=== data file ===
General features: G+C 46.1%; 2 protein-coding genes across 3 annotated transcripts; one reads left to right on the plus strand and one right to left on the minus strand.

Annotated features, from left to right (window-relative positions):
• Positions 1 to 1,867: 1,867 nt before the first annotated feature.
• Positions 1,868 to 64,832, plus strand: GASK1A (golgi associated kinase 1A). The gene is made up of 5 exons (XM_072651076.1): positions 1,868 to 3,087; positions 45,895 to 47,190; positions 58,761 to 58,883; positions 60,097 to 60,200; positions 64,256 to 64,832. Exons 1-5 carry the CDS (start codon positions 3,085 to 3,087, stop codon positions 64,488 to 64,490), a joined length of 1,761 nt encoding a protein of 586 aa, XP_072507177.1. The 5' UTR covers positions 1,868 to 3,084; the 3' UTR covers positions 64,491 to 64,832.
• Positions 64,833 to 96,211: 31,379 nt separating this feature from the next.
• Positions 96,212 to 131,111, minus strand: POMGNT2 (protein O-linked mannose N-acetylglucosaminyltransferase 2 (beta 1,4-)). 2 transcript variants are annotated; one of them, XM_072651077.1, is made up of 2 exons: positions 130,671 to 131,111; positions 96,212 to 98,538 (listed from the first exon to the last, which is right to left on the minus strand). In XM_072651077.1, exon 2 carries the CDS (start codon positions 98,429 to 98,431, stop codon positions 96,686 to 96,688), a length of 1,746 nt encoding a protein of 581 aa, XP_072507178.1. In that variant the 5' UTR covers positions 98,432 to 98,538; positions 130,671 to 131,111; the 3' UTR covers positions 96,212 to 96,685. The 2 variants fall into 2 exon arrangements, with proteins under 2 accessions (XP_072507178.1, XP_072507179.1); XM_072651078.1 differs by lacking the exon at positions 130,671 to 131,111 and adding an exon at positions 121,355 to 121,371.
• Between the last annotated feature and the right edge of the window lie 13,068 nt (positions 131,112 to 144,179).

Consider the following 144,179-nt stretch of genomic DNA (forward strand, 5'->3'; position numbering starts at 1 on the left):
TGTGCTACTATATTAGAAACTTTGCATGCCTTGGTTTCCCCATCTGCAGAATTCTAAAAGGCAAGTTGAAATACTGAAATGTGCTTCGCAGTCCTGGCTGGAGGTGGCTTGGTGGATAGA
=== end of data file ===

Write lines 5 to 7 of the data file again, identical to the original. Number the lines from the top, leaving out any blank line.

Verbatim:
• Positions 64,833 to 96,211: 31,379 nt separating this feature from the next.
• Positions 96,212 to 131,111, minus strand: POMGNT2 (protein O-linked mannose N-acetylglucosaminyltransferase 2 (beta 1,4-)). 2 transcript variants are annotated; one of them, XM_072651077.1, is made up of 2 exons: positions 130,671 to 131,111; positions 96,212 to 98,538 (listed from the first exon to the last, which is right to left on the minus strand). In XM_072651077.1, exon 2 carries the CDS (start codon positions 98,429 to 98,431, stop codon positions 96,686 to 96,688), a length of 1,746 nt encoding a protein of 581 aa, XP_072507178.1. In that variant the 5' UTR covers positions 98,432 to 98,538; positions 130,671 to 131,111; the 3' UTR covers positions 96,212 to 96,685. The 2 variants fall into 2 exon arrangements, with proteins under 2 accessions (XP_072507178.1, XP_072507179.1); XM_072651078.1 differs by lacking the exon at positions 130,671 to 131,111 and adding an exon at positions 121,355 to 121,371.
• Between the last annotated feature and the right edge of the window lie 13,068 nt (positions 131,112 to 144,179).